Recognition is one of the most effective ways to reinforce positive behavior and energize people, explains Marsha Egan

Do you remember the last time someone gave you a “pat on the back”? Of course you do!

One of the reasons we remember these is that they don’t happen all that often, unfortunately. That is why when someone does take the time or remembers to acknowledge some action we have taken, it is memorable.

In addition to being memorable, most times it is motivating. Positive reinforcement is a motivator. If you think back to when you received that “pat on the back,” you’ll also remember that it energized you.

As you translate all this to a work, organizational, or family situation, it becomes easy to see how you can inject energy and positively motivate people. The more you recognize and appreciate people, the more influential you can be.

Top Tips for Giving Recognition

1. Be specific

Instead of saying, “You were great,” say, “I thought the way you explained that XYZ situation helped the group understand it better.”

We’ve all experienced the person who gives a general statement – “Your team did a great job!” What about the work was great? Why did they think the team did a great job? My guess is that the team will feel OK about this, but not have any concrete vision of what was intended. It then becomes a “nice to have” rather than motivational.

Consider the more specific praise statement, “Your team did a great job – you met the target 5 days before the due date, the presentation by Sally and John helped sell our customer on the product, and the fact that all of you worked overtime to make this happen is very greatly appreciated!” Now they know that the company values their overtime work, high-quality presentation, and timely results. They can picture what success was valued and can use it to energize themselves for future projects.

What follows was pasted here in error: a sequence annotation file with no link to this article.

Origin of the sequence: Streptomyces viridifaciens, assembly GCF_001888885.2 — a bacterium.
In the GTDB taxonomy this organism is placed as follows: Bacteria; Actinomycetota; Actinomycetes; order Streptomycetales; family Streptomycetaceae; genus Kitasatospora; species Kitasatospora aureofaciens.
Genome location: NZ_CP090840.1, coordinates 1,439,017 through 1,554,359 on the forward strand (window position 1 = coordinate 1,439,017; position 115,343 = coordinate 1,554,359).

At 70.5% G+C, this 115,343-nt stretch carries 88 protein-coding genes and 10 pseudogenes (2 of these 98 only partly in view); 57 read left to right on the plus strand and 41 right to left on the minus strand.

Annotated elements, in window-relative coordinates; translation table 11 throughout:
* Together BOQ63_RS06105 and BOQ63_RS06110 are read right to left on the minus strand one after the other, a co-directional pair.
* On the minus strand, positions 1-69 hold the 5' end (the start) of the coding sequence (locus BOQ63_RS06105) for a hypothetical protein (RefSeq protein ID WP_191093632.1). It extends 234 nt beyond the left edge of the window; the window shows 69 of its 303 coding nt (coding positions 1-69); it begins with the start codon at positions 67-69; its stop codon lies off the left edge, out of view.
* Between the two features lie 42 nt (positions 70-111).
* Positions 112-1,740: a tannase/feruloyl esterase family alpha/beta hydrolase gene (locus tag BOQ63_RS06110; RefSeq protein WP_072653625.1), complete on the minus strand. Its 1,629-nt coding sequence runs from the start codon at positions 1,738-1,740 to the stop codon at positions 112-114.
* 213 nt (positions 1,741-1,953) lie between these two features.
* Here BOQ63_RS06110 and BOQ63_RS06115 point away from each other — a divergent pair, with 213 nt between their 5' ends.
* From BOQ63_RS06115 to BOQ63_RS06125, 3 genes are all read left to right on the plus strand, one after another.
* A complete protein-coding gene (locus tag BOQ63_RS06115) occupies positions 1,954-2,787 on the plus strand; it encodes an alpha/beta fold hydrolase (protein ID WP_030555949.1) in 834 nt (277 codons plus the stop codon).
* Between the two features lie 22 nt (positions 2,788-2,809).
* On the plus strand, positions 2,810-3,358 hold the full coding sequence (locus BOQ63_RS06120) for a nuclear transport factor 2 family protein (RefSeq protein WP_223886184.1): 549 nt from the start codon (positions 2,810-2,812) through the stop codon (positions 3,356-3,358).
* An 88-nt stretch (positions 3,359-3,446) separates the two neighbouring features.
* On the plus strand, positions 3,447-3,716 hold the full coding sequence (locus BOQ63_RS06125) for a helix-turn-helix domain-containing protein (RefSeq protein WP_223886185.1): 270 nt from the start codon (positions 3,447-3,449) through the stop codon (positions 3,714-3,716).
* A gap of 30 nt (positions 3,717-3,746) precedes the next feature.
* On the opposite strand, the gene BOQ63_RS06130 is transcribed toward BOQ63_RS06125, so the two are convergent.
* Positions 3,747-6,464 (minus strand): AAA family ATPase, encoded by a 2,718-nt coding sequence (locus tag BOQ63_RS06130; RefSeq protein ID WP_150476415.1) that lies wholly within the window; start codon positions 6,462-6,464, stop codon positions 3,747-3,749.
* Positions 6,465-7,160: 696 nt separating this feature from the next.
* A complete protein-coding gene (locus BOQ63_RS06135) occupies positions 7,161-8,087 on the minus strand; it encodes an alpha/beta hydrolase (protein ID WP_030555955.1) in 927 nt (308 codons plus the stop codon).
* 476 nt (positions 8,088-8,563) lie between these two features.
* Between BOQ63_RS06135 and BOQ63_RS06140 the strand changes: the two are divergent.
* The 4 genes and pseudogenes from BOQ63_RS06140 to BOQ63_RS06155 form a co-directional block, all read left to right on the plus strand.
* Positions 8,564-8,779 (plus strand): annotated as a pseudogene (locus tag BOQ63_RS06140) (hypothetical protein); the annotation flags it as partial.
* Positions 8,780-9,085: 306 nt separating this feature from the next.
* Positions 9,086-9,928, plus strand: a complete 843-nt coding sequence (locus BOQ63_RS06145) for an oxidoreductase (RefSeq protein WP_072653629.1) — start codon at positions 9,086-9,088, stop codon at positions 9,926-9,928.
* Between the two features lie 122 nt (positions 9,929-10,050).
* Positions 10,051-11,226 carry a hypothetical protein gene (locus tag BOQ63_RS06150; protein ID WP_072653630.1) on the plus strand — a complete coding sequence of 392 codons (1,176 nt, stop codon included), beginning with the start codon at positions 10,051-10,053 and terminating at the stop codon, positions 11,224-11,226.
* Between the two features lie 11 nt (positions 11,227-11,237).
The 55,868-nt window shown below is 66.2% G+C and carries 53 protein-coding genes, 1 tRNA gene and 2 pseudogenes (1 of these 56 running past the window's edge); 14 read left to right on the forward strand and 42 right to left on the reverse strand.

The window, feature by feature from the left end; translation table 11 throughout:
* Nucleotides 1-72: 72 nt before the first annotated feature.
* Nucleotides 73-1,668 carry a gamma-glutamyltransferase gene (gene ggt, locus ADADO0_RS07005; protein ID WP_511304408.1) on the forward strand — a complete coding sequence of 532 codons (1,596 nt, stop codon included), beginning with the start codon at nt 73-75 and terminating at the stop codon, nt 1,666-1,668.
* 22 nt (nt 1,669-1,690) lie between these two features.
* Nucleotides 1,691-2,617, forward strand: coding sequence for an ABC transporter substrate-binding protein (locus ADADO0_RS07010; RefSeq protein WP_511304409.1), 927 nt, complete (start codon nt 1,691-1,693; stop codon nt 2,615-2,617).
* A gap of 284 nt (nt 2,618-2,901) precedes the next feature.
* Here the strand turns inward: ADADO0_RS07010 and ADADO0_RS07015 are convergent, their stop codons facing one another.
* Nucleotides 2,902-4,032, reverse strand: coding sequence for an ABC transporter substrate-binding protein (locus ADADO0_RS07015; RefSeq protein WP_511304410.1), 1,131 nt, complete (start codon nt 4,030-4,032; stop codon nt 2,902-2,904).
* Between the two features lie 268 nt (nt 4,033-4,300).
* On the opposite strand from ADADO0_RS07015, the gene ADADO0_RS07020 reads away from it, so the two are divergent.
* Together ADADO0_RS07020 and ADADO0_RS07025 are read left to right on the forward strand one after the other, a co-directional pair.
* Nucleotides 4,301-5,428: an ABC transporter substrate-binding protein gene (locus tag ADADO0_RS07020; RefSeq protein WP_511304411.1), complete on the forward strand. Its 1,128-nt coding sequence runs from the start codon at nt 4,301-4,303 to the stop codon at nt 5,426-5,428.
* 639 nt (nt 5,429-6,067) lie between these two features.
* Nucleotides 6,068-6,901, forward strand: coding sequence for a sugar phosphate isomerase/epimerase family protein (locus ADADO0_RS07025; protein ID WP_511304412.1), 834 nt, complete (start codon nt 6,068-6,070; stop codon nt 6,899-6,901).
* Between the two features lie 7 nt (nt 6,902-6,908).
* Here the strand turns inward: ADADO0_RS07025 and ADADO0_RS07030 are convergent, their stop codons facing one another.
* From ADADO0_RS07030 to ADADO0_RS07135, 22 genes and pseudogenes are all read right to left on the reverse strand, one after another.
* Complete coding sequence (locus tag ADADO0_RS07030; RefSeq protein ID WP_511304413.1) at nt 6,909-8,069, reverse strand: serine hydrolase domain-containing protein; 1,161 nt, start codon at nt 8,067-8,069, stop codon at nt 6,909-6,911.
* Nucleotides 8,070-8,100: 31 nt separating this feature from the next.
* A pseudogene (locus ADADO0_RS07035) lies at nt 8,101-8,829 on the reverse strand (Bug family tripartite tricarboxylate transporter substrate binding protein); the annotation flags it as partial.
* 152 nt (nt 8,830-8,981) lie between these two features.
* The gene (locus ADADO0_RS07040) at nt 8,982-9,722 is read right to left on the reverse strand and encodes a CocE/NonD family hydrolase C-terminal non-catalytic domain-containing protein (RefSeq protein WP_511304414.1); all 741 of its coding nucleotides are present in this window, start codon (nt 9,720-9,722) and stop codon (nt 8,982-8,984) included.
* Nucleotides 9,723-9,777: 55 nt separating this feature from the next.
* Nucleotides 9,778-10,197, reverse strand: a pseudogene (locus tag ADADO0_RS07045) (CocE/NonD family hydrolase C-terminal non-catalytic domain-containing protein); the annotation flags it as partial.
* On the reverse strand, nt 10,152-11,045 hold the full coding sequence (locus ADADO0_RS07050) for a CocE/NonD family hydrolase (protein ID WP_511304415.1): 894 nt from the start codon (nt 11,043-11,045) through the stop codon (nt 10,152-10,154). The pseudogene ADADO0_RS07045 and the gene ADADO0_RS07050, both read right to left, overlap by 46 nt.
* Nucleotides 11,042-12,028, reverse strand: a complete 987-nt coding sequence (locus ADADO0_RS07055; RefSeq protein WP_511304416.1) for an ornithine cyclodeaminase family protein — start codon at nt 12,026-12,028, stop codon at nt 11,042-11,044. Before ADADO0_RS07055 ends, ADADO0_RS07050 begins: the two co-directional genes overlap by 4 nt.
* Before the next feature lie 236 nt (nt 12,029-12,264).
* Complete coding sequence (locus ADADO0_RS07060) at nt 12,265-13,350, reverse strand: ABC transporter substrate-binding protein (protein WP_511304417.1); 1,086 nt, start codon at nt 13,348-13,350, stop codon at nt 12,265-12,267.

2. Don’t be afraid to acknowledge an individual’s performance

If one member of a task force shined, don’t be afraid to highlight that individual’s contribution, rather than generalizing. In the above example, Sally and John were singled out for recognition. This not only motivates Sally and John but also informs others in the group of the level of work that is expected and most likely will be complimented. It also lets others know they can be singled out when they perform above expectations.

3. Do it soon

The sooner you can “pat someone on the back” after the notable action, the better. Sooner is always better than later; catching someone in the act can be very motivating. However, just as my mother admonished me, “It is never too late to send a thank you note.” The same applies to pats on the back.

4. Sincerity is key

Any praise that you deliver must be sincere; otherwise, the message will not get through and you will lose credibility. If you praise someone hollowly or insincerely, they will detect it. It then loses its impact. People can feel sincerity just as much as they can feel insincerity.

5. Be creative

Pats on the back don’t have to be just pats on the back. You can find new and interesting ways to recognize the performance you want to see repeated. This can be fun!

6. Just do it!

One of the biggest challenges with giving people pats on the back is just remembering to do it. Just like the senior executive who ended his day, every day, by writing a note of appreciation to someone he encountered that day, sharing praise can be built into your routine. Your intentionality can motivate the outreach that can be so positive in your circle of friends, acquaintances and co-workers.

By appreciating and acknowledging people, you become the energizer. It is not hard. It does not take time. It is free. By turning your good intentions into action, you promote positivity.

So, what is holding you back from giving people a well-deserved pat on the back?

Marsha Egan, CPCU, PCC is CEO of The Egan Group, a Florida-based workplace productivity coaching firm. She is the author of Inbox Detox and the Habit of E-mail Excellence. She can be reached at, where you can also read her blog. To listen ... (Read More)

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